Note: This is the third post in our budgeting series. If you haven’t read the first two, check out Budgeting 101: The Foundation of Financial Freedom and Tips for Sticking to Your Budget.
Have you heard of the Stanford Marshmallow Experiment? It was a psychological experiment conducted by a Stanford professor in 1972. In a nutshell, the professor brought kids in and left them in a room with a marshmallow and a choice: eat the one marshmallow or wait fifteen minutes and get two marshmallows. The test was designed to measure the kids’ ability to delay gratification and see how that impacted future success. A lot of the kids couldn’t wait the fifteen minutes and ate the marshmallow. Delaying gratification is hard for kids and adults both. Often though, it’s worth it.
In this post, we’re talking about the long game; being patient and strategic with money now for results that will pay off in the future and we could be talking years in the future. To do that, you’ll have to delay gratification by saying no to the marshmallow, fancy new tv, or whatever shiny extra you’d really like to have now in favor of saying yes to extra payments against your debt.
Back to the Budget
You’ve already made your budget and you’ve been working hard to stick to it. You need to revisit the budget and find yourself some extra money to put towards debt every month. And, realistically, there isn’t any “extra” money in there. You probably need to cut your budget in one area to free up that money to go toward debt.
How much do you need? As much as you can make work, but as little as $50 will make an impact, and as you pay down debts, the amount you have to work with will grow. The more you can dedicate to debt, the faster you’ll see results, but every extra dollar you put toward this is saving you money. How is paying money saving money? Interest. The faster you pay off debts, the less time and principal there are to accumulate interest, the fee you pay to borrow money.
Choose Your Approach
Two of the most popular (and simplest) methods for paying off debt are the “snowball” and “avalanche” methods. Both work, and one isn’t, strictly speaking, better than the other. It all comes down to what motivates you. One gives you small wins faster, the other will save you more on interest but can take longer to feel like you’re making progress.
For either approach, you need a list of all your “bad” debts. Bad debt in this context just means debt that isn’t doing you any favors. Your mortgage is considered good debt because it’s tied to an asset—your house—same with your car loan. This list should be unsecured debt like credit cards, personal loans, student loans, medical debt, etc.
You’ll want your list to include the current the principal of each loan and the interest rate. Next, you select one of the loans from your list; take the amount you newly budgeted to go toward debt, and add that to your regular monthly payment every single month. It helps to set up an automatic payment for the new amount so you aren’t tempted to go back to paying the minimum.
How do you know which loan to pick?
In the snowball method, you start with the loan that has the smallest principal amount. This approach gives you quick wins. Because you’re putting the extra payments toward the smallest loan, you’ll have that loan paid off pretty quickly. If you started with your biggest loan, it would take much longer to get it paid off.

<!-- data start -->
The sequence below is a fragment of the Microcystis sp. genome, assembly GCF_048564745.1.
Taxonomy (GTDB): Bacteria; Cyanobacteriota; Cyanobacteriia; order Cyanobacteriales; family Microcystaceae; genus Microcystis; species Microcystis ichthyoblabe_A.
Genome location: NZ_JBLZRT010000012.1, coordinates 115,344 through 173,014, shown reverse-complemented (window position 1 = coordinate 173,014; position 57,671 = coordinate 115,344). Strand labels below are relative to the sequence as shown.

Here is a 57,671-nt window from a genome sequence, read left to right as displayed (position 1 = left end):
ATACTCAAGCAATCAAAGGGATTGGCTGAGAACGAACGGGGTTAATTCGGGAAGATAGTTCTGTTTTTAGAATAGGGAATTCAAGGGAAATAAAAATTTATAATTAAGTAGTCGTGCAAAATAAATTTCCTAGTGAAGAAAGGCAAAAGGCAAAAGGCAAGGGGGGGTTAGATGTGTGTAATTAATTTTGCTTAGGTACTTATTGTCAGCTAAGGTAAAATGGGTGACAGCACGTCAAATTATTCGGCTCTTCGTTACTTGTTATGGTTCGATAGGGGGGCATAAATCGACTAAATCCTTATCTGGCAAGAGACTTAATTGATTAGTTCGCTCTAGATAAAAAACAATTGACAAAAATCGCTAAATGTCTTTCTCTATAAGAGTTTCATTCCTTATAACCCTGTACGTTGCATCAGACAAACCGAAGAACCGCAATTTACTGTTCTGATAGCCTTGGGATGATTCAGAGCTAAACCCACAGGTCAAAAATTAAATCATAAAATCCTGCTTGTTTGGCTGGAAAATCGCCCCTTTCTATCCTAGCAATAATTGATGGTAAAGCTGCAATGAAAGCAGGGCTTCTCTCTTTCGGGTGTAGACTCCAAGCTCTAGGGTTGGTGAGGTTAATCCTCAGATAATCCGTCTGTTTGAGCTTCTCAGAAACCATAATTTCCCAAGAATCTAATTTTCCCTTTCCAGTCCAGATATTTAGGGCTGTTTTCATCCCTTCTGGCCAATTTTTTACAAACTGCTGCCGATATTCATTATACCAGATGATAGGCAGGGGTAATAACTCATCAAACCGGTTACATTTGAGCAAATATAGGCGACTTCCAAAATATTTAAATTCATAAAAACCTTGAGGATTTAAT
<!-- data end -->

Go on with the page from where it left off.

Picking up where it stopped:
Let’s say that small loan is a student loan with a minimum monthly payment of $50. You’re putting $100 extra toward it every month for a total monthly payment of $150. When it’s paid off, you have $150 in your budget that no longer needs to go toward that loan. So you take that $150 and start paying it on top of the minimum monthly payment of your next smallest loan. You start with a snowball that grows bigger and bigger as you pay off more loans.
The avalanche has the same basic premise—pay off one loan faster by paying more than the minimum payment until it’s paid off, then apply the amount you were paying to the next loan. The difference is just the order that you pick the loans in. Instead of starting with the smallest loan, you start with the loan with the highest interest rate. Most likely, that’s going to be a larger loan because larger loans often have longer terms with corresponding higher rates. It might not play out exactly that way (credit cards for example tend to have high rates, but the balance could be small or large), but that’s the tendency.
That means it can take longer to see the little victory of having the first loan paid off. The reason you would pick this method is that by paying off the loans with the highest interest first, you’re saving more on interest overall. It’s called the avalanche because it starts slow but picks up speed and the last few loans are wiped out very quickly by the time you get to the end of the list.
Again, both methods work. You should pick the one that you think will motivate you more. As you pay off loans and grow your snowball or avalanche, take the whole amount you were paying and apply it over and above the minimum payment of the next loan on the list. Stick with it and it will work. Setting up automatic payments is extremely helpful.
Look for Shortcuts
Slow and steady wins the race, but that doesn’t mean you can’t take a shortcut if it’s there. When you have your list of loans assembled, look for shortcuts. In this analogy, a shortcut is refinancing. We’re in an exceptionally low rate environment right now. Look at the loans in your list and shop around for better rates. Watch out for loan application fees or balance transfer fees that could eat up savings, but if you can get a better rate, those extra payments will have an even bigger impact. Take a look at GOLD’s loan rates; I bet you’ll see some savings if you have loans elsewhere.